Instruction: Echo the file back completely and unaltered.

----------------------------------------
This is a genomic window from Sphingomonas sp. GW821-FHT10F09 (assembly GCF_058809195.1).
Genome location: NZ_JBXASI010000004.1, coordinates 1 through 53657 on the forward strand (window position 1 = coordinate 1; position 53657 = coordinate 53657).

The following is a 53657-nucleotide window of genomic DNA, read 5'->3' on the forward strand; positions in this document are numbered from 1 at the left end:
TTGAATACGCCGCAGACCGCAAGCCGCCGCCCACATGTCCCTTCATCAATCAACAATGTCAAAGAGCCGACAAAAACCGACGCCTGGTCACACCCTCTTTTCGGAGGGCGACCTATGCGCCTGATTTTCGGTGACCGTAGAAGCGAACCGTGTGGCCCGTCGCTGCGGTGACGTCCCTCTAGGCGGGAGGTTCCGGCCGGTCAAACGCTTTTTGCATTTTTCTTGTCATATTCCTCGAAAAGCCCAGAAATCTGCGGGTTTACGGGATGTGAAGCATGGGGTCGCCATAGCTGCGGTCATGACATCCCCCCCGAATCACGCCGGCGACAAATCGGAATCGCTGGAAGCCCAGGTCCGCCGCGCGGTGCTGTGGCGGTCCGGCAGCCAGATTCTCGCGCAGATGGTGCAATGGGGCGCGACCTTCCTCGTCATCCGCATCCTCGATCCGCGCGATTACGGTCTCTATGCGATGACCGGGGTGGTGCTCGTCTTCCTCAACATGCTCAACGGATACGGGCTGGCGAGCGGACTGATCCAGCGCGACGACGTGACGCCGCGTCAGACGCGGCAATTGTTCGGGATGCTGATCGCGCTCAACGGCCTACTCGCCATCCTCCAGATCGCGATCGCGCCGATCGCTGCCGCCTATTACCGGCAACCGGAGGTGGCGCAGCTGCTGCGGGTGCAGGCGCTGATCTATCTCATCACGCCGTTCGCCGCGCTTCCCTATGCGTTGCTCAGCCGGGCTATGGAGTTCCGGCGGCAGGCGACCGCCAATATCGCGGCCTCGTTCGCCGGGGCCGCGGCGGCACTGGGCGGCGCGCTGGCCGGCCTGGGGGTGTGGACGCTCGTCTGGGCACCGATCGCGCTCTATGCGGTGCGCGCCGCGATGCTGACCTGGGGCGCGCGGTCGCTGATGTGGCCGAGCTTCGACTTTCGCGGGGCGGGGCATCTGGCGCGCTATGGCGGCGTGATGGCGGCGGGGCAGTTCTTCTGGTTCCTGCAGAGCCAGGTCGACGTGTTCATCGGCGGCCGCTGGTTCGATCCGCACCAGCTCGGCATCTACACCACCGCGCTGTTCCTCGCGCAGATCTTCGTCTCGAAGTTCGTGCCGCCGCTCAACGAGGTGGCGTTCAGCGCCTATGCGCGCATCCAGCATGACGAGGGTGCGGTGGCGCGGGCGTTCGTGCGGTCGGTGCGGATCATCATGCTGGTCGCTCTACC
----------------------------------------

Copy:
This is a genomic window from Sphingomonas sp. GW821-FHT10F09 (assembly GCF_058809195.1).
Genome location: NZ_JBXASI010000004.1, coordinates 1 through 53657 on the forward strand (window position 1 = coordinate 1; position 53657 = coordinate 53657).

The following is a 53657-nucleotide window of genomic DNA, read 5'->3' on the forward strand; positions in this document are numbered from 1 at the left end:
TTGAATACGCCGCAGACCGCAAGCCGCCGCCCACATGTCCCTTCATCAATCAACAATGTCAAAGAGCCGACAAAAACCGACGCCTGGTCACACCCTCTTTTCGGAGGGCGACCTATGCGCCTGATTTTCGGTGACCGTAGAAGCGAACCGTGTGGCCCGTCGCTGCGGTGACGTCCCTCTAGGCGGGAGGTTCCGGCCGGTCAAACGCTTTTTGCATTTTTCTTGTCATATTCCTCGAAAAGCCCAGAAATCTGCGGGTTTACGGGATGTGAAGCATGGGGTCGCCATAGCTGCGGTCATGACATCCCCCCCGAATCACGCCGGCGACAAATCGGAATCGCTGGAAGCCCAGGTCCGCCGCGCGGTGCTGTGGCGGTCCGGCAGCCAGATTCTCGCGCAGATGGTGCAATGGGGCGCGACCTTCCTCGTCATCCGCATCCTCGATCCGCGCGATTACGGTCTCTATGCGATGACCGGGGTGGTGCTCGTCTTCCTCAACATGCTCAACGGATACGGGCTGGCGAGCGGACTGATCCAGCGCGACGACGTGACGCCGCGTCAGACGCGGCAATTGTTCGGGATGCTGATCGCGCTCAACGGCCTACTCGCCATCCTCCAGATCGCGATCGCGCCGATCGCTGCCGCCTATTACCGGCAACCGGAGGTGGCGCAGCTGCTGCGGGTGCAGGCGCTGATCTATCTCATCACGCCGTTCGCCGCGCTTCCCTATGCGTTGCTCAGCCGGGCTATGGAGTTCCGGCGGCAGGCGACCGCCAATATCGCGGCCTCGTTCGCCGGGGCCGCGGCGGCACTGGGCGGCGCGCTGGCCGGCCTGGGGGTGTGGACGCTCGTCTGGGCACCGATCGCGCTCTATGCGGTGCGCGCCGCGATGCTGACCTGGGGCGCGCGGTCGCTGATGTGGCCGAGCTTCGACTTTCGCGGGGCGGGGCATCTGGCGCGCTATGGCGGCGTGATGGCGGCGGGGCAGTTCTTCTGGTTCCTGCAGAGCCAGGTCGACGTGTTCATCGGCGGCCGCTGGTTCGATCCGCACCAGCTCGGCATCTACACCACCGCGCTGTTCCTCGCGCAGATCTTCGTCTCGAAGTTCGTGCCGCCGCTCAACGAGGTGGCGTTCAGCGCCTATGCGCGCATCCAGCATGACGAGGGTGCGGTGGCGCGGGCGTTCGTGCGGTCGGTGCGGATCATCATGCTGGTCGCTCTACC